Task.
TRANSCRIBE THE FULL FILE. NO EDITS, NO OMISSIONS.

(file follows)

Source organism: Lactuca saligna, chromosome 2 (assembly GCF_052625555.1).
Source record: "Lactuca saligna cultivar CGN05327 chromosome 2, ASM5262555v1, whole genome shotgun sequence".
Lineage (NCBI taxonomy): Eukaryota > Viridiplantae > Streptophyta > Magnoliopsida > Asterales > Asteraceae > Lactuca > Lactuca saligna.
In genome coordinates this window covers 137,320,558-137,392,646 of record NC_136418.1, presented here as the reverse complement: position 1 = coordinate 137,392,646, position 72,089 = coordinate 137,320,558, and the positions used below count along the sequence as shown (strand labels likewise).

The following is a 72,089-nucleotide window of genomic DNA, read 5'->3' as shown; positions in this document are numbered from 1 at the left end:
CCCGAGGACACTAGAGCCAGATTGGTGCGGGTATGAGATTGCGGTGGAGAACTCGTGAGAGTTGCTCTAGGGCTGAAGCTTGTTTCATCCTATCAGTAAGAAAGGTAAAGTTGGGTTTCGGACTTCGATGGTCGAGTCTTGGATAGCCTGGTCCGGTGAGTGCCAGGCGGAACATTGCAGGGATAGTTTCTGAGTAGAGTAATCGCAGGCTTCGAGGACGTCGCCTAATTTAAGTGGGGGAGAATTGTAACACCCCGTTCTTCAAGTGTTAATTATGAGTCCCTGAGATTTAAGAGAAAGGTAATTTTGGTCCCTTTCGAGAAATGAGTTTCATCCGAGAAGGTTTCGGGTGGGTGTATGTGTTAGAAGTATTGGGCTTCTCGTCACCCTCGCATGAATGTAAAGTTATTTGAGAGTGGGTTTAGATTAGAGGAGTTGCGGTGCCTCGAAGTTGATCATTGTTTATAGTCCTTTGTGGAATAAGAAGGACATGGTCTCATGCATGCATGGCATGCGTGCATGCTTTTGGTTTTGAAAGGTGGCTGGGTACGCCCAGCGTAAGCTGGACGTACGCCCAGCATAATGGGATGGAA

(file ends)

Source organism: Lactuca saligna, chromosome 2 (assembly GCF_052625555.1).
Source record: "Lactuca saligna cultivar CGN05327 chromosome 2, ASM5262555v1, whole genome shotgun sequence".
Lineage (NCBI taxonomy): Eukaryota > Viridiplantae > Streptophyta > Magnoliopsida > Asterales > Asteraceae > Lactuca > Lactuca saligna.
In genome coordinates this window covers 137,320,558-137,392,646 of record NC_136418.1, presented here as the reverse complement: position 1 = coordinate 137,392,646, position 72,089 = coordinate 137,320,558, and the positions used below count along the sequence as shown (strand labels likewise).

The following is a 72,089-nucleotide window of genomic DNA, read 5'->3' as shown; positions in this document are numbered from 1 at the left end:
CCCGAGGACACTAGAGCCAGATTGGTGCGGGTATGAGATTGCGGTGGAGAACTCGTGAGAGTTGCTCTAGGGCTGAAGCTTGTTTCATCCTATCAGTAAGAAAGGTAAAGTTGGGTTTCGGACTTCGATGGTCGAGTCTTGGATAGCCTGGTCCGGTGAGTGCCAGGCGGAACATTGCAGGGATAGTTTCTGAGTAGAGTAATCGCAGGCTTCGAGGACGTCGCCTAATTTAAGTGGGGGAGAATTGTAACACCCCGTTCTTCAAGTGTTAATTATGAGTCCCTGAGATTTAAGAGAAAGGTAATTTTGGTCCCTTTCGAGAAATGAGTTTCATCCGAGAAGGTTTCGGGTGGGTGTATGTGTTAGAAGTATTGGGCTTCTCGTCACCCTCGCATGAATGTAAAGTTATTTGAGAGTGGGTTTAGATTAGAGGAGTTGCGGTGCCTCGAAGTTGATCATTGTTTATAGTCCTTTGTGGAATAAGAAGGACATGGTCTCATGCATGCATGGCATGCGTGCATGCTTTTGGTTTTGAAAGGTGGCTGGGTACGCCCAGCGTAAGCTGGACGTACGCCCAGCATAATGGGATGGAA